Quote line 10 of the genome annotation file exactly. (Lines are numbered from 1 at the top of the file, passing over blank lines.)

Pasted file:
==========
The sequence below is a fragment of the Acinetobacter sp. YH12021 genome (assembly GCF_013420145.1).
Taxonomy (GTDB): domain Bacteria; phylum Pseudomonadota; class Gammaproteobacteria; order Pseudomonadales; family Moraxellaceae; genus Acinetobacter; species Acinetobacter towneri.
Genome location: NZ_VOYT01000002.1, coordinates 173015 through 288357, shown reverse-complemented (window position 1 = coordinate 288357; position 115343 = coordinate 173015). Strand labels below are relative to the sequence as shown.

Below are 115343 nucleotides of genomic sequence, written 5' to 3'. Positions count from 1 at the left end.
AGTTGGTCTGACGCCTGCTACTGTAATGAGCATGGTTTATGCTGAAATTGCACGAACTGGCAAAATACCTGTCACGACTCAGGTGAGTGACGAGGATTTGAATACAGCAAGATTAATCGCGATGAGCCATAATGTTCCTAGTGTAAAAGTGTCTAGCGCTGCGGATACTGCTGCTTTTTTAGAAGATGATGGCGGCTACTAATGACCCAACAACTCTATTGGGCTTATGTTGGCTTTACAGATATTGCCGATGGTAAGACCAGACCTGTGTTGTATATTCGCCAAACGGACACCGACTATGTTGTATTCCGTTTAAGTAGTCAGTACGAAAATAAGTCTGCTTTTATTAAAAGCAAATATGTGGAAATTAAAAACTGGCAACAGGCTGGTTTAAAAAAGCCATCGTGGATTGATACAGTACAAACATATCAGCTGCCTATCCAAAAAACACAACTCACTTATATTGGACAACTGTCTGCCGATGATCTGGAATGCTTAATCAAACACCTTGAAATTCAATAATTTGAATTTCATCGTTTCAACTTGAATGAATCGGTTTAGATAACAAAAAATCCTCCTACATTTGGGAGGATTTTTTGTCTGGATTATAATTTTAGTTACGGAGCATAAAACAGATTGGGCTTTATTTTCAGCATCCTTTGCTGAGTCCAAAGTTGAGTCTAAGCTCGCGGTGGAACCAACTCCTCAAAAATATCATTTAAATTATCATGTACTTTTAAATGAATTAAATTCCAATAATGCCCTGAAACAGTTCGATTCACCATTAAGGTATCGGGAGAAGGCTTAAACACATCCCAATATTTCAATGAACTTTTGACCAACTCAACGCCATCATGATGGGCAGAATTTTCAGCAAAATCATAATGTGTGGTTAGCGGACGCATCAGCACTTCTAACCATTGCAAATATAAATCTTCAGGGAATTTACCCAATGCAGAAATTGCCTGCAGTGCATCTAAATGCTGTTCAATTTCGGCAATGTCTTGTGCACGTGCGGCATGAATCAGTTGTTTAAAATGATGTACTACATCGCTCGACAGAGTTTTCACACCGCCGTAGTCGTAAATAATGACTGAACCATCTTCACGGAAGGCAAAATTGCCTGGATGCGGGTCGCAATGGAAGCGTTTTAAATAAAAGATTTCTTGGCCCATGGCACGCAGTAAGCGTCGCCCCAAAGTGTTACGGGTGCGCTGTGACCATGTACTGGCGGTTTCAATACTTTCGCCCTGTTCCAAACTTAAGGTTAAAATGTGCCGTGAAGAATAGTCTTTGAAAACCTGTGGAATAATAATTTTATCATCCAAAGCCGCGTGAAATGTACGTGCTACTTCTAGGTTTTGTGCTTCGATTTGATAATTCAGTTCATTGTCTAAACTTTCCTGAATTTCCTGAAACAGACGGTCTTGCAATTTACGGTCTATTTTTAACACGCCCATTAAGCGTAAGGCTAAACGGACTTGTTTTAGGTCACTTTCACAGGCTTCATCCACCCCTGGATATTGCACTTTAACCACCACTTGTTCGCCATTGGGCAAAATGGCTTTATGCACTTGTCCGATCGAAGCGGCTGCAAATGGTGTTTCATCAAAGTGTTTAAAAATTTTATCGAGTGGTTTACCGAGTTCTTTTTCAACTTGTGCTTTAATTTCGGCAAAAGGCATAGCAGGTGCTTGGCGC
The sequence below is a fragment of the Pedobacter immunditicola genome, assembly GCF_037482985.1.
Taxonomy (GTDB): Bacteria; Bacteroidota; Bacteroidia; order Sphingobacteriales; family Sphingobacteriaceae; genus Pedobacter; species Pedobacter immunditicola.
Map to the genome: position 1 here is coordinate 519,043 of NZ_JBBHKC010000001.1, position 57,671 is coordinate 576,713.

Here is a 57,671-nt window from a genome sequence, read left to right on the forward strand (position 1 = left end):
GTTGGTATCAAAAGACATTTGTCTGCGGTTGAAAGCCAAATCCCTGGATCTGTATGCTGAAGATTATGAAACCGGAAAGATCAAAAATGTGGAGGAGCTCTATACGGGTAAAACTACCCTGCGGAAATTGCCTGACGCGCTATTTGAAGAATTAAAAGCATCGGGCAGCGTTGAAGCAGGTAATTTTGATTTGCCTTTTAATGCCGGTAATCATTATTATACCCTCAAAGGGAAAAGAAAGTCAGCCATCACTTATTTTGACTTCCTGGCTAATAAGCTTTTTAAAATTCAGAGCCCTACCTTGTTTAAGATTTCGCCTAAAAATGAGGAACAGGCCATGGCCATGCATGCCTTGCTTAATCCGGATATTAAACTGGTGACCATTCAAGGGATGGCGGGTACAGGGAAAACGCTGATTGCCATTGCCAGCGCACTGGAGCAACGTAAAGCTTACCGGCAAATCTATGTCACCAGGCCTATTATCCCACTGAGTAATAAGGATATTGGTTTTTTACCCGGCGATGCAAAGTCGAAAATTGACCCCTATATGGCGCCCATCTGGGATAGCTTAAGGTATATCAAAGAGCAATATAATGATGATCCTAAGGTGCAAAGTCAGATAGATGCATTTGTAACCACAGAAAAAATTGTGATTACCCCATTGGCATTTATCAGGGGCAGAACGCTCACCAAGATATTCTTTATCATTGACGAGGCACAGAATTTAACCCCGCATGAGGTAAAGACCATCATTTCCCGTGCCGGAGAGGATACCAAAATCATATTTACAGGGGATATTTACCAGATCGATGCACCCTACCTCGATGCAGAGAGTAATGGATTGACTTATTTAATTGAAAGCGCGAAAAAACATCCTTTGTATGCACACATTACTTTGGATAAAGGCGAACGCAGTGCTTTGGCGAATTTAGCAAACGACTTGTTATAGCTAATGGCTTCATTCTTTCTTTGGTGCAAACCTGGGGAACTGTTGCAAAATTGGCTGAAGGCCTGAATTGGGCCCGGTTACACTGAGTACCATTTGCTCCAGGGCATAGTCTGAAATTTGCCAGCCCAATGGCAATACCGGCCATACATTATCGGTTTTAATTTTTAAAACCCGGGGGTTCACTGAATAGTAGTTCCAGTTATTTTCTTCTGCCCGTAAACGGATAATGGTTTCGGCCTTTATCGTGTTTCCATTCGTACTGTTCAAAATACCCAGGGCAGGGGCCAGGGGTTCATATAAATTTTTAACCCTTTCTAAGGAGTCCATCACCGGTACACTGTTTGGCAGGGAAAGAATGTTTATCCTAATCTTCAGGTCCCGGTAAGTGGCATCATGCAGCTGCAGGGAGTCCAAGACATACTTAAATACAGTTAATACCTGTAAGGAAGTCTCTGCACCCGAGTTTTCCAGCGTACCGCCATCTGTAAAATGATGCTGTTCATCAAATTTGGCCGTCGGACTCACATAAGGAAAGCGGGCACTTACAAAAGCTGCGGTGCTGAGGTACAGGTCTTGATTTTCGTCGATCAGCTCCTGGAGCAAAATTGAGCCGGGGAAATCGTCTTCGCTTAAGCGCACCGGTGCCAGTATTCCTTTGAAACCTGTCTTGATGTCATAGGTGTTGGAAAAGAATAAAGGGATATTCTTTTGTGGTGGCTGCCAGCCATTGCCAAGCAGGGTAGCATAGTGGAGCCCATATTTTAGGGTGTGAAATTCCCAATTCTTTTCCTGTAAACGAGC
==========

GTTGGTATCAAAAGACATTTGTCTGCGGTTGAAAGCCAAATCCCTGGATCTGTATGCTGAAGATTATGAAACCGGAAAGATCAAAAATGTGGAGGAGCTCTATACGGGTAAAACTACCCTGCGGAAATTGCCTGACGCGCTATTTGAAGAATTAAAAGCATCGGGCAGCGTTGAAGCAGGTAATTTTGATTTGCCTTTTAATGCCGGTAATCATTATTATACCCTCAAAGGGAAAAGAAAGTCAGCCATCACTTATTTTGACTTCCTGGCTAATAAGCTTTTTAAAATTCAGAGCCCTACCTTGTTTAAGATTTCGCCTAAAAATGAGGAACAGGCCATGGCCATGCATGCCTTGCTTAATCCGGATATTAAACTGGTGACCATTCAAGGGATGGCGGGTACAGGGAAAACGCTGATTGCCATTGCCAGCGCACTGGAGCAACGTAAAGCTTACCGGCAAATCTATGTCACCAGGCCTATTATCCCACTGAGTAATAAGGATATTGGTTTTTTACCCGGCGATGCAAAGTCGAAAATTGACCCCTATATGGCGCCCATCTGGGATAGCTTAAGGTATATCAAAGAGCAATATAATGATGATCCTAAGGTGCAAAGTCAGATAGATGCATTTGTAACCACAGAAAAAATTGTGATTACCCCATTGGCATTTATCAGGGGCAGAACGCTCACCAAGATATTCTTTATCATTGACGAGGCACAGAATTTAACCCCGCATGAGGTAAAGACCATCATTTCCCGTGCCGGAGAGGATACCAAAATCATATTTACAGGGGATATTTACCAGATCGATGCACCCTACCTCGATGCAGAGAGTAATGGATTGACTTATTTAATTGAAAGCGCGAAAAAACATCCTTTGTATGCACACATTACTTTGGATAAAGGCGAACGCAGTGCTTTGGCGAATTTAGCAAACGACTTGTTATAGCTAATGGCTTCATTCTTTCTTTGGTGCAAACCTGGGGAACTGTTGCAAAATTGGCTGAAGGCCTGAATTGGGCCCGGTTACACTGAGTACCATTTGCTCCAGGGCATAGTCTGAAATTTGCCAGCCCAATGGCAATACCGGCCATACATTATCGGTTTTAATTTTTAAAACCCGGGGGTTCACTGAATAGTAGTTCCAGTTATTTTCTTCTGCCCGTAAACGGATAATGGTTTCGGCCTTTATCGTGTTTCCATTCGTACTGTTCAAAATACCCAGGGCAGGGGCCAGGGGTTCATATAAATTTTTAACCCTTTCTAAGGAGTCCATCACCGGTACACTGTTTGGCAGGGAAAGAATGTTTATCCTAATCTTCAGGTCCCGGTAAGTGGCATCATGCAGCTGCAGGGAGTCCAAGACATACTTAAATACAGTTAATACCTGTAAGGAAGTCTCTGCACCCGAGTTTTCCAGCGTACCGCCATCTGTAAAATGATGCTGTTCATCAAATTTGGCCGTCGGACTCACATAAGGAAAGCGGGCACTTACAAAAGCTGCGGTGCTGAGGTACAGGTCTTGATTTTCGTCGATCAGCTCCTGGAGCAAAATTGAGCCGGGGAAATCGTCTTCGCTTAAGCGCACCGGTGCCAGTATTCCTTTGAAACCTGTCTTGATGTCATAGGTGTTGGAAAAGAATAAAGGGATATTCTTTTGTGGTGGCTGCCAGCCATTGCCAAGCAGGGTAGCATAGTGGAGCCCATATTTTAGGGTGTGAAATTCCCAATTCTTTTCCTGTAAACGAGC